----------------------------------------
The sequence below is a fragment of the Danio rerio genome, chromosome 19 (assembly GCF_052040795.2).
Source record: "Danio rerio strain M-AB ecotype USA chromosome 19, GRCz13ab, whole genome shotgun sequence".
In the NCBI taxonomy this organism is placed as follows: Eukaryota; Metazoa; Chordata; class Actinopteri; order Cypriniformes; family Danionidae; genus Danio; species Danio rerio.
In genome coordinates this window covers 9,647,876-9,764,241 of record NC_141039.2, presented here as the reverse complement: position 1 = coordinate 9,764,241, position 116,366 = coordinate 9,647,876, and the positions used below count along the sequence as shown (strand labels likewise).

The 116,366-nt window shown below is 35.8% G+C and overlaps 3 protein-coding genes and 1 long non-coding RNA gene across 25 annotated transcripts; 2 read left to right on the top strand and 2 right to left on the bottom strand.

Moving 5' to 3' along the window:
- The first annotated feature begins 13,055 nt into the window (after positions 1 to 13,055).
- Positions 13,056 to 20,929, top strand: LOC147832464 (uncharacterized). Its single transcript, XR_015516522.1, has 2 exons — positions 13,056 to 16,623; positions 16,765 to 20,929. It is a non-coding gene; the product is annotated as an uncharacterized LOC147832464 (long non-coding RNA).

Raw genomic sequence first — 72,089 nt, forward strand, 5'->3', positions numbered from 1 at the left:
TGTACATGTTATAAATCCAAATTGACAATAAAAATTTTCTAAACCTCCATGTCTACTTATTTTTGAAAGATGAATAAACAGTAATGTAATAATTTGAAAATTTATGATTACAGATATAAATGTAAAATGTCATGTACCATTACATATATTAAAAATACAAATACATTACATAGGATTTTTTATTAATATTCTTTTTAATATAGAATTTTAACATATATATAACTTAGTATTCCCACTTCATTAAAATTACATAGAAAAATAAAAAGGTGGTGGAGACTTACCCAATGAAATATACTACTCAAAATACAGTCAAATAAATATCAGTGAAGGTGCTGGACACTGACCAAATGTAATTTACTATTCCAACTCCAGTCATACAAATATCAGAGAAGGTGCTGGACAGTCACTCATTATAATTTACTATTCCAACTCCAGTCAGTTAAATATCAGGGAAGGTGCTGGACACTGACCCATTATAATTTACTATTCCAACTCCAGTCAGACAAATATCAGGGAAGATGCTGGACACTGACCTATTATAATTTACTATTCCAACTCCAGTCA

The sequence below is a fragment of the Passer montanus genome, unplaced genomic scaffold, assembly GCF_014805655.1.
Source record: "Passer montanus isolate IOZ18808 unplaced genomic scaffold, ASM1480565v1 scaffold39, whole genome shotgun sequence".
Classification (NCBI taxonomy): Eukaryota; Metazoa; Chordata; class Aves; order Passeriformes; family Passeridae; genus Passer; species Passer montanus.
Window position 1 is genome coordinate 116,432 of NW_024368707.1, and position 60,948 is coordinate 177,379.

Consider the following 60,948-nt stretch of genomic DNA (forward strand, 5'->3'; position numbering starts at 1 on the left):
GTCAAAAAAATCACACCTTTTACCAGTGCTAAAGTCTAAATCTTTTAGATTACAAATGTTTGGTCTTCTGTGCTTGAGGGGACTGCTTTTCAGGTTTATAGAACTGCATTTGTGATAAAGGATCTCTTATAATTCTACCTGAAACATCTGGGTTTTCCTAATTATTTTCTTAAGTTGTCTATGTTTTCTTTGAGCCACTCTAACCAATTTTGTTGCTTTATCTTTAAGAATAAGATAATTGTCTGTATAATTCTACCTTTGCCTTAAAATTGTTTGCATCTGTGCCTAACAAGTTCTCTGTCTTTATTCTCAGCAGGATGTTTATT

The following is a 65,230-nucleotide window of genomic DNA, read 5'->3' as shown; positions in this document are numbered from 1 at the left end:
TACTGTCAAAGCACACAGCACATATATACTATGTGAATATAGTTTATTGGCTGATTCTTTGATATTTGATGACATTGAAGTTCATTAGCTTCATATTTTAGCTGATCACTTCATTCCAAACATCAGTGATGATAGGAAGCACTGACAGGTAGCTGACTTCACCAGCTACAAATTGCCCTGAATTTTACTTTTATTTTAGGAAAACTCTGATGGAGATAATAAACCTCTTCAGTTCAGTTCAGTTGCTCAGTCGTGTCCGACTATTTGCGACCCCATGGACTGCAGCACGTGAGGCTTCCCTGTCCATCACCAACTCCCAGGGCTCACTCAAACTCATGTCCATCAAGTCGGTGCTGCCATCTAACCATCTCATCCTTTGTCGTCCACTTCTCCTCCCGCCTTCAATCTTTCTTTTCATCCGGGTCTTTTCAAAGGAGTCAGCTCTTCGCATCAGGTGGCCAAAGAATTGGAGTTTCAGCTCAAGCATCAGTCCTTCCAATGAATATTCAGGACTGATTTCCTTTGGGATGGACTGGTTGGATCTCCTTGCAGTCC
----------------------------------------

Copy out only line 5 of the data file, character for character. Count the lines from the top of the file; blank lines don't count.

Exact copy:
The 116,366-nt window shown below is 35.8% G+C and overlaps 3 protein-coding genes and 1 long non-coding RNA gene across 25 annotated transcripts; 2 read left to right on the top strand and 2 right to left on the bottom strand.